Hurricane Bloomberg Hits Minnesota Pension Funds: TRA at 50% Funding or Worse

When I was in San Antonio, Texas last month at a conference, Hurricane Harvey was producing a mighty wind hundreds of miles from the eye of the storm. On Thursday of that week, Bloomberg Markets released a hurricane of its own with a story about Minnesota’s pension funds, “New Math Deals Minnesota’s Pensions the Biggest Hit in the U.S.”

According to a new Bloomberg report, under updated accounting standards (called GASB), Minnesota’s pension funds had plummeted from 31st to 7th in funding status among the states. Across all plans, the state admits to a 2016 deficit of $18 billion using its own wildly unrealistic assumptions; under more realistic assumptions, that number is more like $50 billion, though Bloomberg says it is over $108 billion.  GASB is a long overdue transparency tool for those of us who are trying to get the public and elected officials to come to terms with pension math.

I bowed out of the conference to write an op ed for the Star Tribune (“State’s public pensions are in crisis”) which appeared on the front-page Sunday, September 10th.  The pension plan directors were asked to respond to my commentary; their piece, which rolled out the same tired arguments, appeared on the jump page near mine. They accused me of “hyperbole” and said I was “ideologically opposed to defined-benefit pension programs. There’s something about the efficiency of pensions that irritates our detractors.”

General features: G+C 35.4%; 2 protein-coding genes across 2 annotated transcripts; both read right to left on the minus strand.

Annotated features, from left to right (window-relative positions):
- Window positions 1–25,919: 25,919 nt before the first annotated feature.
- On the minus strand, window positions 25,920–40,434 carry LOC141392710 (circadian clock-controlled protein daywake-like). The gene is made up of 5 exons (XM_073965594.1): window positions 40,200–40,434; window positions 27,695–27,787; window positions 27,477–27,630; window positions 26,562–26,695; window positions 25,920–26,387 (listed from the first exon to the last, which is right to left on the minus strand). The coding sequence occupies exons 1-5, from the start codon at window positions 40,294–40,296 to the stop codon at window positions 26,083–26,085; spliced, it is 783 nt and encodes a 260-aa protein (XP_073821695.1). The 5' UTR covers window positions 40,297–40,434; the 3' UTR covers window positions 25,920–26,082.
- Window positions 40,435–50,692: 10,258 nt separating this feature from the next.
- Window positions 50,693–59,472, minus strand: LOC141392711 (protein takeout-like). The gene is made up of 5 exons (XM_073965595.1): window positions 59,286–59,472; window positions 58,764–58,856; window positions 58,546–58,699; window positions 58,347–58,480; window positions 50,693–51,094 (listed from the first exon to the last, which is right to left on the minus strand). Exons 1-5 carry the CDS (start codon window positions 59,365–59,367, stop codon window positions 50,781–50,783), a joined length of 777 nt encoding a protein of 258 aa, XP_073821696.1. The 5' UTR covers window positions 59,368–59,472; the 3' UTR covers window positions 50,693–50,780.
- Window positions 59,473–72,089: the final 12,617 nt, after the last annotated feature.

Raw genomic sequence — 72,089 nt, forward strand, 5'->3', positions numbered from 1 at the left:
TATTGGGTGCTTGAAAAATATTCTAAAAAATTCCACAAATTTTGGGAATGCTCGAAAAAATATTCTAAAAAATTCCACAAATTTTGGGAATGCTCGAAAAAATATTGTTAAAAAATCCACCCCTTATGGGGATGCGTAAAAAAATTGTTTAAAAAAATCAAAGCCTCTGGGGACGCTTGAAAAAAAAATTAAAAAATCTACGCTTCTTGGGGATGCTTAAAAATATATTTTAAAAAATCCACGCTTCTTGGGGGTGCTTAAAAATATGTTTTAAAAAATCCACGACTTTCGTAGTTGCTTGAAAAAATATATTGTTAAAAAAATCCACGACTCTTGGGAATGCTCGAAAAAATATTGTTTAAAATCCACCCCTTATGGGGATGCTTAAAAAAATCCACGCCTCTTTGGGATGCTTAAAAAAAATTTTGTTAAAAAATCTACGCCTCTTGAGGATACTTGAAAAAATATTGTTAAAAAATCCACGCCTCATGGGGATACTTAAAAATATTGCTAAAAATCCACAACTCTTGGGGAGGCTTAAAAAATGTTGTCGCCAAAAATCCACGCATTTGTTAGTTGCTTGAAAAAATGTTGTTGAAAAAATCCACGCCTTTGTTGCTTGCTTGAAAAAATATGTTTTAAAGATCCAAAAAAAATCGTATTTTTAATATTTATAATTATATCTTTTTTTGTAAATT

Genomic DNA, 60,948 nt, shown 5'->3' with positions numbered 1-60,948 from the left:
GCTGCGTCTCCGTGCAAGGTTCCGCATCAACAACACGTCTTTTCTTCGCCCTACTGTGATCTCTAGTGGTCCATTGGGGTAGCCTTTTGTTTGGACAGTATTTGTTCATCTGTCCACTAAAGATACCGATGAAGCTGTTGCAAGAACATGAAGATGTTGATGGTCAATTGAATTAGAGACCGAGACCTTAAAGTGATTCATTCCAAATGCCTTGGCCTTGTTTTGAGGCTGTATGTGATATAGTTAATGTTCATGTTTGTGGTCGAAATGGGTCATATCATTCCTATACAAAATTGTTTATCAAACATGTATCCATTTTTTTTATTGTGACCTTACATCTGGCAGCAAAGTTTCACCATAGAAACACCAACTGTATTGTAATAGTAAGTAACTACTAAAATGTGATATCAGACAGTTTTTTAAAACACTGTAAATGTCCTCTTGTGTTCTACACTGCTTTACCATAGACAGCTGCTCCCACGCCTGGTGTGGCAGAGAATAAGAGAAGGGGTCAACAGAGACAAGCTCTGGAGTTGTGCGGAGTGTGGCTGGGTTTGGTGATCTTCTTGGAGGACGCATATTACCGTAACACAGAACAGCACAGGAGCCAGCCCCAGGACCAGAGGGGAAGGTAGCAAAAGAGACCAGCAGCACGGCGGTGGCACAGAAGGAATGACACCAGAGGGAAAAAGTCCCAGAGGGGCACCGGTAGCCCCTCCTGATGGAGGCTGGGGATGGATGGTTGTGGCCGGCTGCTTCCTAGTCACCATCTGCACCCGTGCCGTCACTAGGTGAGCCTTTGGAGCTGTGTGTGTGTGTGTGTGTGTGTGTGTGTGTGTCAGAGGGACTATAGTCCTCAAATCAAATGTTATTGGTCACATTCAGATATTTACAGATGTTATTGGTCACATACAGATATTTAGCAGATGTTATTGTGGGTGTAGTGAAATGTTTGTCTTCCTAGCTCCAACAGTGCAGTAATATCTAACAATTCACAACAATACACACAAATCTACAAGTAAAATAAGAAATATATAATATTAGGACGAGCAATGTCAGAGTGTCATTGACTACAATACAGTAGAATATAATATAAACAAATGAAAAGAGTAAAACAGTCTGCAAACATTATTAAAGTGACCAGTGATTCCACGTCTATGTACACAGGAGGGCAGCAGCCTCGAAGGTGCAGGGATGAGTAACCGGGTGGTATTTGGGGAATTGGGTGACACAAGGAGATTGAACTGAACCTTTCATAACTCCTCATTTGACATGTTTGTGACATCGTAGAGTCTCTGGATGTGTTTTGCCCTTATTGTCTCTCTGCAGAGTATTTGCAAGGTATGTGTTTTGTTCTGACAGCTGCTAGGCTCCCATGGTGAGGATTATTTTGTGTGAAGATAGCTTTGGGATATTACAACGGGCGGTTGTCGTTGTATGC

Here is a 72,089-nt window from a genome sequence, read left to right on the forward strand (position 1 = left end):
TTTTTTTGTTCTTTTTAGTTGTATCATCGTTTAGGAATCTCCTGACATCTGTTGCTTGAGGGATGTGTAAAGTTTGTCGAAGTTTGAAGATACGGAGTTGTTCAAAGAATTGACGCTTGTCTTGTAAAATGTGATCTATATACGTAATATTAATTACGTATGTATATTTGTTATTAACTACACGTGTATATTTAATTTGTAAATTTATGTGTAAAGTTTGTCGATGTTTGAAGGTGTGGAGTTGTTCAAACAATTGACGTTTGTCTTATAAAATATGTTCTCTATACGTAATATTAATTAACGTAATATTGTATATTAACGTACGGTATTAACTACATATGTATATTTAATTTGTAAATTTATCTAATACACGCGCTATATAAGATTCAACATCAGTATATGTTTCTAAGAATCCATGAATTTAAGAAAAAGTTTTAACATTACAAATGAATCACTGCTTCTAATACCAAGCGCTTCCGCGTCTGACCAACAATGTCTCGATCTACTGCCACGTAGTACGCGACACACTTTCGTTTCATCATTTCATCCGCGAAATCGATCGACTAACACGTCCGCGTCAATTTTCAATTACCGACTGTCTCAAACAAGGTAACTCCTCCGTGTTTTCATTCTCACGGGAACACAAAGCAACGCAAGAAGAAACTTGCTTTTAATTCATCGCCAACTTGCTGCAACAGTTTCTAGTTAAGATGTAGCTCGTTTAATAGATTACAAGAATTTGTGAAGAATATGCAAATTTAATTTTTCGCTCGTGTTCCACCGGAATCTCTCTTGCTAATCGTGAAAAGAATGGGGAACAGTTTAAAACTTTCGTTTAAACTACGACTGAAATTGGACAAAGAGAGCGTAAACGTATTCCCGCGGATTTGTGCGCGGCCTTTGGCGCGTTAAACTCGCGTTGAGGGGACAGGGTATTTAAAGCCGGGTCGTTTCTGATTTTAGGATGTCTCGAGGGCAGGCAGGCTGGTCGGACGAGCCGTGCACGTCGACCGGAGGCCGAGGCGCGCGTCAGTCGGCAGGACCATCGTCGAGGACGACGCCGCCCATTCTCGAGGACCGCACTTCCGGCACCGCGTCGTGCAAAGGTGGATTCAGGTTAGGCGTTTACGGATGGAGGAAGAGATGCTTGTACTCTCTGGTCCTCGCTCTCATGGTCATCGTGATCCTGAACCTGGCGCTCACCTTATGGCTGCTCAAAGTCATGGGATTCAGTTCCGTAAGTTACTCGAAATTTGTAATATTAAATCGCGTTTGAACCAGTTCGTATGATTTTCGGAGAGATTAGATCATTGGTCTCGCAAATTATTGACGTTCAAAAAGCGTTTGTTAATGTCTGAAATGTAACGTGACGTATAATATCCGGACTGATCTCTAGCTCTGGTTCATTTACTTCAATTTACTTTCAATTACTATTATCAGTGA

“Efficient” is not how I would describe Minnesota’s pension management. Efficiency is a traditional argument in favor of defined benefit plans—and in theory it should be true. But Minnesota has been violating the First Commandment of a defined pension benefit plan for years: fund the promises you make by putting side enough money each year to cover the benefit. And if you miss it one year, you had better make it up the next because once you get into a hole, it is hard to dig out even if your investments perform well.

Here is a graph that demonstrates how Minnesota dug such a deep hole:

The Bloomberg story continues to generate high winds here at home. I attended the pension commission meeting yesterday; we heard from the plan administrators, the state economist and the director of the State Board of Investment. In brief, it was a “CYA” fest of the first order—except the state economist. She has consistently pointed to more realistic assumptions about how to calculate both assets and liabilities, implying that the plans need to correct course ASAP.

The commission (made up of senators and state reps) has been working very hard to prop up the defined benefit system but they are constrained by so many political factors–not to mention that most legislators do not really understand pension math, try as they might. These busy folks get their briefings from the unions, the plans and other biased sources. Dayton, for a variety of reasons, vetoed their hard-won but ultimately inadequate attempts to right the ship (like lowering the assumed rate of return or ARR to 7.5%). Dayton takes his orders from government unions like Education Minnesota, AFSCME and SEIU—and the AFL-CIO representing cops.

The pension commission is a very tough committee assignment.